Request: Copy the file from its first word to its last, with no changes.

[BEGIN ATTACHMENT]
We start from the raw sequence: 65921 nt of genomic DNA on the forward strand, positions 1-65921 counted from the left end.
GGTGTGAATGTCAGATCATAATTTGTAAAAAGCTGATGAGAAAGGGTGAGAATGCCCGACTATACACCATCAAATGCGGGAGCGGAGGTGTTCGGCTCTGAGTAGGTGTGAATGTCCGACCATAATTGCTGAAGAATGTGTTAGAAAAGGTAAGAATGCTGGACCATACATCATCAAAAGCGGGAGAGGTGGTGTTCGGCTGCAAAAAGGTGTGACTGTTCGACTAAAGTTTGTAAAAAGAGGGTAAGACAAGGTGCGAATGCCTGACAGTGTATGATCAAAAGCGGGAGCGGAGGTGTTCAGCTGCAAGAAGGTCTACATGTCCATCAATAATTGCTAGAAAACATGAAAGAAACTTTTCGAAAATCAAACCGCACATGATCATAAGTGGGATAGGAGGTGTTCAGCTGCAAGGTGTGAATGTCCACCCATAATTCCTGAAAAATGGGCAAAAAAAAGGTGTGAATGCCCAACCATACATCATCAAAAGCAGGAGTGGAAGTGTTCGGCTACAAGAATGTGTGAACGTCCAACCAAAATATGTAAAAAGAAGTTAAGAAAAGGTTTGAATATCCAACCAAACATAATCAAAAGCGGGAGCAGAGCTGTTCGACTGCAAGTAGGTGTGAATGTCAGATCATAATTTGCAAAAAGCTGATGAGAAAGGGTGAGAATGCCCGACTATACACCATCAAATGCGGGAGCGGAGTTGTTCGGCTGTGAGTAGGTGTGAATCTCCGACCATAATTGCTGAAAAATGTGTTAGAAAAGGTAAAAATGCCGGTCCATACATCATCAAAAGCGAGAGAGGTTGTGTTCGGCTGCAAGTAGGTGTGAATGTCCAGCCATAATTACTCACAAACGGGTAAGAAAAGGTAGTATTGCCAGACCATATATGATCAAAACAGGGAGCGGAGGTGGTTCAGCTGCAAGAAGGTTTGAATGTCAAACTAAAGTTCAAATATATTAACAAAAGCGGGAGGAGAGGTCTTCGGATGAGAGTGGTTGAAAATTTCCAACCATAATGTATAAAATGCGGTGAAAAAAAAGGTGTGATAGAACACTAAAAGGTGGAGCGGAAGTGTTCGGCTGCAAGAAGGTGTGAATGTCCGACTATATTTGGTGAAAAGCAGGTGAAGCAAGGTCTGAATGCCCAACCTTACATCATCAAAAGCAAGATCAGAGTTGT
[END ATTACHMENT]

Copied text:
We start from the raw sequence: 65921 nt of genomic DNA on the forward strand, positions 1-65921 counted from the left end.
GGTGTGAATGTCAGATCATAATTTGTAAAAAGCTGATGAGAAAGGGTGAGAATGCCCGACTATACACCATCAAATGCGGGAGCGGAGGTGTTCGGCTCTGAGTAGGTGTGAATGTCCGACCATAATTGCTGAAGAATGTGTTAGAAAAGGTAAGAATGCTGGACCATACATCATCAAAAGCGGGAGAGGTGGTGTTCGGCTGCAAAAAGGTGTGACTGTTCGACTAAAGTTTGTAAAAAGAGGGTAAGACAAGGTGCGAATGCCTGACAGTGTATGATCAAAAGCGGGAGCGGAGGTGTTCAGCTGCAAGAAGGTCTACATGTCCATCAATAATTGCTAGAAAACATGAAAGAAACTTTTCGAAAATCAAACCGCACATGATCATAAGTGGGATAGGAGGTGTTCAGCTGCAAGGTGTGAATGTCCACCCATAATTCCTGAAAAATGGGCAAAAAAAAGGTGTGAATGCCCAACCATACATCATCAAAAGCAGGAGTGGAAGTGTTCGGCTACAAGAATGTGTGAACGTCCAACCAAAATATGTAAAAAGAAGTTAAGAAAAGGTTTGAATATCCAACCAAACATAATCAAAAGCGGGAGCAGAGCTGTTCGACTGCAAGTAGGTGTGAATGTCAGATCATAATTTGCAAAAAGCTGATGAGAAAGGGTGAGAATGCCCGACTATACACCATCAAATGCGGGAGCGGAGTTGTTCGGCTGTGAGTAGGTGTGAATCTCCGACCATAATTGCTGAAAAATGTGTTAGAAAAGGTAAAAATGCCGGTCCATACATCATCAAAAGCGAGAGAGGTTGTGTTCGGCTGCAAGTAGGTGTGAATGTCCAGCCATAATTACTCACAAACGGGTAAGAAAAGGTAGTATTGCCAGACCATATATGATCAAAACAGGGAGCGGAGGTGGTTCAGCTGCAAGAAGGTTTGAATGTCAAACTAAAGTTCAAATATATTAACAAAAGCGGGAGGAGAGGTCTTCGGATGAGAGTGGTTGAAAATTTCCAACCATAATGTATAAAATGCGGTGAAAAAAAAGGTGTGATAGAACACTAAAAGGTGGAGCGGAAGTGTTCGGCTGCAAGAAGGTGTGAATGTCCGACTATATTTGGTGAAAAGCAGGTGAAGCAAGGTCTGAATGCCCAACCTTACATCATCAAAAGCAAGATCAGAGTTGT